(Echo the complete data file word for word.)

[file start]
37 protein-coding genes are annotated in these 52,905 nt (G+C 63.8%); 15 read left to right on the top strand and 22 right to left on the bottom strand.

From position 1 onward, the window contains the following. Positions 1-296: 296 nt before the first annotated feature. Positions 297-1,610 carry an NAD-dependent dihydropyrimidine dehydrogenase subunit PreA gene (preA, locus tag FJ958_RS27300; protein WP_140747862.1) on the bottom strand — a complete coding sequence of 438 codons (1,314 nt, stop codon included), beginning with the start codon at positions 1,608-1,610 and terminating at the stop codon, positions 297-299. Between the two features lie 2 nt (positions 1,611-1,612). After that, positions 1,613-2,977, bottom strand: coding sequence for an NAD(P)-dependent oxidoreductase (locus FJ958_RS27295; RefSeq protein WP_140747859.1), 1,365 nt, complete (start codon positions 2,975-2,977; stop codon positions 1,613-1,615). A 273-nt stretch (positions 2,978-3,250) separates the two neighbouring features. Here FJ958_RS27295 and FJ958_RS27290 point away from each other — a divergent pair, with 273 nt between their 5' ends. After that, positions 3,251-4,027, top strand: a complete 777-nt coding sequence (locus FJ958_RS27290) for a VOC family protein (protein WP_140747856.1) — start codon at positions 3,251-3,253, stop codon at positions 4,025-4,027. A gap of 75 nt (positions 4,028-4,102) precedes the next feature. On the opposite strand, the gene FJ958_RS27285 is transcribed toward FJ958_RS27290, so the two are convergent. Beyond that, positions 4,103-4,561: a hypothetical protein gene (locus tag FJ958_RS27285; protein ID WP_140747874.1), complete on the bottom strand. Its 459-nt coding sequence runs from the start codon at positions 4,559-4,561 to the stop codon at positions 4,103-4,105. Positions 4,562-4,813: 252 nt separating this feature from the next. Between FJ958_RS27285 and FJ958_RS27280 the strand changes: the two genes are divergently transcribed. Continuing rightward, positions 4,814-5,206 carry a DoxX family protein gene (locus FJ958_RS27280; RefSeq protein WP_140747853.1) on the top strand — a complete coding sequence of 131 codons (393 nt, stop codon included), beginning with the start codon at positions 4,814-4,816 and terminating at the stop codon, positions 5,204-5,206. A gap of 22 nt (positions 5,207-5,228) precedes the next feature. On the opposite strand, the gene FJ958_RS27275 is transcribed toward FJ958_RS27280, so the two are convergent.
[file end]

37 protein-coding genes are annotated in these 52,905 nt (G+C 63.8%); 15 read left to right on the top strand and 22 right to left on the bottom strand.

From position 1 onward, the window contains the following. Positions 1-296: 296 nt before the first annotated feature. Positions 297-1,610 carry an NAD-dependent dihydropyrimidine dehydrogenase subunit PreA gene (preA, locus tag FJ958_RS27300; protein WP_140747862.1) on the bottom strand — a complete coding sequence of 438 codons (1,314 nt, stop codon included), beginning with the start codon at positions 1,608-1,610 and terminating at the stop codon, positions 297-299. Between the two features lie 2 nt (positions 1,611-1,612). After that, positions 1,613-2,977, bottom strand: coding sequence for an NAD(P)-dependent oxidoreductase (locus FJ958_RS27295; RefSeq protein WP_140747859.1), 1,365 nt, complete (start codon positions 2,975-2,977; stop codon positions 1,613-1,615). A 273-nt stretch (positions 2,978-3,250) separates the two neighbouring features. Here FJ958_RS27295 and FJ958_RS27290 point away from each other — a divergent pair, with 273 nt between their 5' ends. After that, positions 3,251-4,027, top strand: a complete 777-nt coding sequence (locus FJ958_RS27290) for a VOC family protein (protein WP_140747856.1) — start codon at positions 3,251-3,253, stop codon at positions 4,025-4,027. A gap of 75 nt (positions 4,028-4,102) precedes the next feature. On the opposite strand, the gene FJ958_RS27285 is transcribed toward FJ958_RS27290, so the two are convergent. Beyond that, positions 4,103-4,561: a hypothetical protein gene (locus tag FJ958_RS27285; protein ID WP_140747874.1), complete on the bottom strand. Its 459-nt coding sequence runs from the start codon at positions 4,559-4,561 to the stop codon at positions 4,103-4,105. Positions 4,562-4,813: 252 nt separating this feature from the next. Between FJ958_RS27285 and FJ958_RS27280 the strand changes: the two genes are divergently transcribed. Continuing rightward, positions 4,814-5,206 carry a DoxX family protein gene (locus FJ958_RS27280; RefSeq protein WP_140747853.1) on the top strand — a complete coding sequence of 131 codons (393 nt, stop codon included), beginning with the start codon at positions 4,814-4,816 and terminating at the stop codon, positions 5,204-5,206. A gap of 22 nt (positions 5,207-5,228) precedes the next feature. On the opposite strand, the gene FJ958_RS27275 is transcribed toward FJ958_RS27280, so the two are convergent.